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Chapter 1: Basic Concepts

Eric G. Paterson
Department of Mechanical and Nuclear Engineering
The Pennsylvania State University

Spring 2005
Chapter 1: Basic Concepts
ME33 : Fluid Flow 2
Note to Instructors
These slides were developed
1
during the spring semester 2005, as a teaching aid
for the undergraduate Fluid Mechanics course (ME33: Fluid Flow) in the Department of
Mechanical and Nuclear Engineering at Penn State University. This course had two
sections, one taught by myself and one taught by Prof. John Cimbala. While we gave
common homework and exams, we independently developed lecture notes. This was
also the first semester that Fluid Mechanics: Fundamentals and Applications was
used at PSU. My section had 93 students and was held in a classroom with a computer,
projector, and blackboard. While slides have been developed for each chapter of Fluid
Mechanics: Fundamentals and Applications, I used a combination of blackboard and
electronic presentation. In the student evaluations of my course, there were both positive
and negative comments on the use of electronic presentation. Therefore, these slides
should only be integrated into your lectures with careful consideration of your teaching
style and course objectives.

Eric Paterson
Penn State, University Park
August 2005
1
These slides were originally prepared using the LaTeX typesetting system (http://www.tug.org/)
and the beamer class (http://latex-beamer.sourceforge.net/), but were translated to PowerPoint for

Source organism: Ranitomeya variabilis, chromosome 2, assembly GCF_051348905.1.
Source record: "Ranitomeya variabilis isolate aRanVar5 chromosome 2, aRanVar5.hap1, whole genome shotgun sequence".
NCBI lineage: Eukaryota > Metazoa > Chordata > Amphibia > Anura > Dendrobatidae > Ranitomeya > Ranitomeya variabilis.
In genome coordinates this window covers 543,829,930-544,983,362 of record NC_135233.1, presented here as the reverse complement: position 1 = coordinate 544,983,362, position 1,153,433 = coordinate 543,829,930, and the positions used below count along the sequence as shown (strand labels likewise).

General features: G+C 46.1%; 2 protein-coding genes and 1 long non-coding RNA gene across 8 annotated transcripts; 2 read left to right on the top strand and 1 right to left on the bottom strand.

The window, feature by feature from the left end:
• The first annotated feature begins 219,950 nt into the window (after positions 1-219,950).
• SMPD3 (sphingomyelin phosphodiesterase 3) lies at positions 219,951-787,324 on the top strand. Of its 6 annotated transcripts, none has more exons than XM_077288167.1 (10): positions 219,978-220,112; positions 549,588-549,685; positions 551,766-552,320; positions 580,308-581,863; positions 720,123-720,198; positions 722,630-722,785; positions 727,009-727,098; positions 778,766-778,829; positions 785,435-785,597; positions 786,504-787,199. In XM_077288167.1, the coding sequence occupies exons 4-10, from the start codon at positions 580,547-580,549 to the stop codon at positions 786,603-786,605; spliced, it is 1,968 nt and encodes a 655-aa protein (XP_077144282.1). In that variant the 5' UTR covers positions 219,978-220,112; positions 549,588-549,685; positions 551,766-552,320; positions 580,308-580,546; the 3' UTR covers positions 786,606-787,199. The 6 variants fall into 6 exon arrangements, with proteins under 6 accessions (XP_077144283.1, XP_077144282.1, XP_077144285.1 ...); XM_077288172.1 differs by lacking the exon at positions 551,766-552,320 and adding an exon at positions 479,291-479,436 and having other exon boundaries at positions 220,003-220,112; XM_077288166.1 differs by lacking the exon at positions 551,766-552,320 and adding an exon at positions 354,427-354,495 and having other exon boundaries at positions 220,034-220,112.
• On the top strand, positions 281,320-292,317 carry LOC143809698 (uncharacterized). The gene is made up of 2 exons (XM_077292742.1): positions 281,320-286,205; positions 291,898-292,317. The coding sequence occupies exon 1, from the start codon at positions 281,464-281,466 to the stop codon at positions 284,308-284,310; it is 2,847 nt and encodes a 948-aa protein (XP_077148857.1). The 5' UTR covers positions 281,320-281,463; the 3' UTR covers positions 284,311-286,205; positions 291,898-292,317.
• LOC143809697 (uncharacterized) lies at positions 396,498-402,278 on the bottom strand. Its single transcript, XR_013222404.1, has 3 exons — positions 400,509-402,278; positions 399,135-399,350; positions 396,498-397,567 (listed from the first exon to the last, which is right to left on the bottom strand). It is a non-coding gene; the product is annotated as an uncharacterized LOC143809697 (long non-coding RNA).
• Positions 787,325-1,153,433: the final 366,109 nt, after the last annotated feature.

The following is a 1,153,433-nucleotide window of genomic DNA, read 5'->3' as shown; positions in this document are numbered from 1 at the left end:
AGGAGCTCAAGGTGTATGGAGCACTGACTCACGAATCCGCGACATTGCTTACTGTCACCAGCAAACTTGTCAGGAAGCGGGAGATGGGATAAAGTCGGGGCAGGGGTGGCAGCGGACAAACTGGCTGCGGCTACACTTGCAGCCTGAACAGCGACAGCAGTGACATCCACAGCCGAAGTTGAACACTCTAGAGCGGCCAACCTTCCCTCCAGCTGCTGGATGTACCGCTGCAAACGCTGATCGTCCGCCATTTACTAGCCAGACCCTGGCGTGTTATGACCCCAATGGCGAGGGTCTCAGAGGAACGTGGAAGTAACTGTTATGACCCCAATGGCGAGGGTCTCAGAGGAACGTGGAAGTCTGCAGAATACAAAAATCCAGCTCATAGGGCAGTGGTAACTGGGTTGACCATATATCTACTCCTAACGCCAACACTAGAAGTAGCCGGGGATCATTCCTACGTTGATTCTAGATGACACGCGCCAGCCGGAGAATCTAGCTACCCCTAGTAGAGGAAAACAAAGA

wider dissemination by McGraw-Hill.
Chapter 1: Basic Concepts
ME33 : Fluid Flow 3
What is a fluid?
A fluid is a substance in the gaseous or liquid
form
Distinction between solid and fluid?
Solid: can resist an applied shear by deforming.
Stress is proportional to strain
Fluid: deforms continuously under applied shear.
Stress is proportional to strain rate
F
A

F V
A h

Solid Fluid
Chapter 1: Basic Concepts
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What is a fluid?
Stress is defined as the
force per unit area.
Normal component:
normal stress
In a fluid at rest, the
normal stress is called
pressure
Tangential component:
shear stress
Chapter 1: Basic Concepts
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What is a fluid?
A liquid takes the shape of
the container it is in and
forms a free surface in the
presence of gravity
A gas expands until it
encounters the walls of the
container and fills the entire
available space. Gases
cannot form a free surface
Gas and vapor are often
used as synonymous
words

Chapter 1: Basic Concepts
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What is a fluid?
solid liquid gas
Chapter 1: Basic Concepts
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No-slip condition
No-slip condition: A fluid in
direct contact with a solid
``sticks' to the surface due to
viscous effects
Responsible for generation of
wall shear stress
w
, surface
drag D=
w
dA, and the
development of the boundary
layer
The fluid property responsible
for the no-slip condition is
viscosity
Important boundary condition
in formulating initial boundary
value problem (IBVP) for
analytical and computational
fluid dynamics analysis

Chapter 1: Basic Concepts
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Classification of Flows
We classify flows as a tool in making simplifying
assumptions to the governing partial-differential
equations, which are known as the Navier-
Stokes equations
Conservation of Mass


Conservation of Momentum
Chapter 1: Basic Concepts
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Viscous vs. Inviscid Regions of Flow
Regions where frictional
effects are significant are
called viscous regions.
They are usually close to
solid surfaces.
Regions where frictional
forces are small
compared to inertial or
pressure forces are called
inviscid
Chapter 1: Basic Concepts
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Internal vs. External Flow